May 25, 2010

How many (other) enviromental groups are in bed with big oil?

Here's a quote from an interesting Washington Post article titled "Nature Conservancy faces potential backlash from ties with BP":

The Conservancy, already scrambling to shield oyster beds from the spill, now faces a different problem: a potential backlash as its supporters learn that the giant oil company and the world's largest environmental organization long ago forged a relationship that has lent BP an Earth-friendly image and helped the Conservancy pursue causes it holds dear.
The "spill," of course, refers to the ongoing disaster in the Gulf of Mexico. The cozy relationship refers to a $10 million (in cash and land) contribution to the Nature Conservancy by BP and its affiliates over the years. Certainly some of the cash has helped the Conservancy do what it does best -- but then something like the oil spill happens and suddenly a big benefactor is creating a big problem. How upset can you get about the disaster when you risk future donations?

How many other environmental groups are in the same boat? The Environmental Defense Fund is one example cited in the article. The Sierra Club is another. (And how does this taint their views of ethanol and other renewable fuels?)

And certainly we're familiar with so-called environmental groups who bash renewable fuels like ethanol -- like the Environmental Working Group and Natural Resources Defense Council. They jumped in bed with Big Oil more than once as part of a campaign to spread myths (another word for "lies") about corn ethanol and biofuels.

(Interestingly enough, the American Meat Institute, which represents meat packers, jumped in bed with these same groups...the same groups who bash the corn that feeds the meat they sell. The same groups who bash modern livestock farming and farmers who provide the livestock to AMI members. But that's a story for another day.)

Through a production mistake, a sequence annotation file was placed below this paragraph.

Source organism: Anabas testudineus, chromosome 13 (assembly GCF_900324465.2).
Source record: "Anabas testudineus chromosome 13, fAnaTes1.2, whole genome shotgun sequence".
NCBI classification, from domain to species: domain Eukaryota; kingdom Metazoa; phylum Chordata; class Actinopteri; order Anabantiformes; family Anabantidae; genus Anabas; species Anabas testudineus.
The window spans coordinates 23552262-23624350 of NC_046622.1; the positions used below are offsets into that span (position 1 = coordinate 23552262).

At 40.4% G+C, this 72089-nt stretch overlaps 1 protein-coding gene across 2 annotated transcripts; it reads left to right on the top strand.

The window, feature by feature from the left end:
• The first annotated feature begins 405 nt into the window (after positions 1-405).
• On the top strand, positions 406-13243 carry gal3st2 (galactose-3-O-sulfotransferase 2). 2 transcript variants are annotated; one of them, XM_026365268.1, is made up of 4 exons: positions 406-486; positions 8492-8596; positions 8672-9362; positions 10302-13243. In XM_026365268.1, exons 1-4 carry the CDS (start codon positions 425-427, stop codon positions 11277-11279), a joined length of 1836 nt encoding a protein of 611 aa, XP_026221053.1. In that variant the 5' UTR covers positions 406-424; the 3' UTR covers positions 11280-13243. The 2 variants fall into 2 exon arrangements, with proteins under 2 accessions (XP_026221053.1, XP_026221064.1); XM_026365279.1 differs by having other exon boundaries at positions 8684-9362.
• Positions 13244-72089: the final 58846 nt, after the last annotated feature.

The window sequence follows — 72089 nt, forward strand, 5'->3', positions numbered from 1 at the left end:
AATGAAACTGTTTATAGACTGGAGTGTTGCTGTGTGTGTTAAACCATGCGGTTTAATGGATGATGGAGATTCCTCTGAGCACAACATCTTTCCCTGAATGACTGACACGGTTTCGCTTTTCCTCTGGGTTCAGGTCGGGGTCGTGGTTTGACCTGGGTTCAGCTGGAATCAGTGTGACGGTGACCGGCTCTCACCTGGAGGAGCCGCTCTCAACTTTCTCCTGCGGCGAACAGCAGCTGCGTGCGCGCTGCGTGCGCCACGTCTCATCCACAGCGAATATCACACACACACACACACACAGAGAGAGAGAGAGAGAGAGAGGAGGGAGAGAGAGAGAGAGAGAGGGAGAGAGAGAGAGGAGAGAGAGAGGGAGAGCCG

The Nature Conservancy's CEO Mark Tercek responded to some criticism by his organization's ties to BP. From the Washington Post article:

A subsequent post by Tercek named BP and said the spill demonstrated the need for a new energy policy that would move the United States "away from our dependence on oil."
That's a message ethanol and renewable fuel folks have been saying for quite some time now. But it's good to hear it from someone working for an environmental organization.

Addition on 5/26/10: Interesting enough, another environmental group -- Friends of the Earth -- has filed a lawsuit against EPA to reduce the use of biofuels. Their logic is, of course, a bit flawed. I quote:

By displacing some gasoline from the U.S. market, the RFS reduces overall demand for petroleum, which in turn leads to lower prices, increased consumption, and higher greenhouse gas emissions in other countries.
In other words, because ethanol reduces U.S. petroleum demand (a good thing!), others may use more. Call me crazy but that sounds like a problem for those countries who don't have an active biofuel development program, not us. Check out this post at Domestic Fuel for more.

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